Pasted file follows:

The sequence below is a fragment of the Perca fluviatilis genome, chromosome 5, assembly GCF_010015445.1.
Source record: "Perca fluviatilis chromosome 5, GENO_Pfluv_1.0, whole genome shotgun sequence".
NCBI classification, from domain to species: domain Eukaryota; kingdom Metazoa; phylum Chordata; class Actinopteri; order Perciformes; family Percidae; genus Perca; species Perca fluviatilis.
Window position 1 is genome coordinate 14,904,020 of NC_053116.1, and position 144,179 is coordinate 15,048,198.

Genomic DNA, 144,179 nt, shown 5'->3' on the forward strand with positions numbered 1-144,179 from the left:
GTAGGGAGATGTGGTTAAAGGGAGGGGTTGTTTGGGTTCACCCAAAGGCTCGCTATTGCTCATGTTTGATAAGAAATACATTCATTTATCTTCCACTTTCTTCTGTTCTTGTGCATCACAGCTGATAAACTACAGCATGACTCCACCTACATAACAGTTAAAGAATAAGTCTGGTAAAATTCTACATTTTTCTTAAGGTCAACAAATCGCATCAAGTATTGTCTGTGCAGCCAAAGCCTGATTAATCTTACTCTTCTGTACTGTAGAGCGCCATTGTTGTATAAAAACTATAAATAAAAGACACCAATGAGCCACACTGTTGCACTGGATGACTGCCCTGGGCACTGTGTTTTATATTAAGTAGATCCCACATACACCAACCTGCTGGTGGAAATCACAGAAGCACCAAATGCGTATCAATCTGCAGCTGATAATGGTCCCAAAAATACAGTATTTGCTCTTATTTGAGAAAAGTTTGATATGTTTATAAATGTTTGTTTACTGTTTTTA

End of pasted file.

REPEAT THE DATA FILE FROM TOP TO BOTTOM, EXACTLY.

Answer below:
The sequence below is a fragment of the Perca fluviatilis genome, chromosome 5, assembly GCF_010015445.1.
Source record: "Perca fluviatilis chromosome 5, GENO_Pfluv_1.0, whole genome shotgun sequence".
NCBI classification, from domain to species: domain Eukaryota; kingdom Metazoa; phylum Chordata; class Actinopteri; order Perciformes; family Percidae; genus Perca; species Perca fluviatilis.
Window position 1 is genome coordinate 14,904,020 of NC_053116.1, and position 144,179 is coordinate 15,048,198.

Genomic DNA, 144,179 nt, shown 5'->3' on the forward strand with positions numbered 1-144,179 from the left:
GTAGGGAGATGTGGTTAAAGGGAGGGGTTGTTTGGGTTCACCCAAAGGCTCGCTATTGCTCATGTTTGATAAGAAATACATTCATTTATCTTCCACTTTCTTCTGTTCTTGTGCATCACAGCTGATAAACTACAGCATGACTCCACCTACATAACAGTTAAAGAATAAGTCTGGTAAAATTCTACATTTTTCTTAAGGTCAACAAATCGCATCAAGTATTGTCTGTGCAGCCAAAGCCTGATTAATCTTACTCTTCTGTACTGTAGAGCGCCATTGTTGTATAAAAACTATAAATAAAAGACACCAATGAGCCACACTGTTGCACTGGATGACTGCCCTGGGCACTGTGTTTTATATTAAGTAGATCCCACATACACCAACCTGCTGGTGGAAATCACAGAAGCACCAAATGCGTATCAATCTGCAGCTGATAATGGTCCCAAAAATACAGTATTTGCTCTTATTTGAGAAAAGTTTGATATGTTTATAAATGTTTGTTTACTGTTTTTA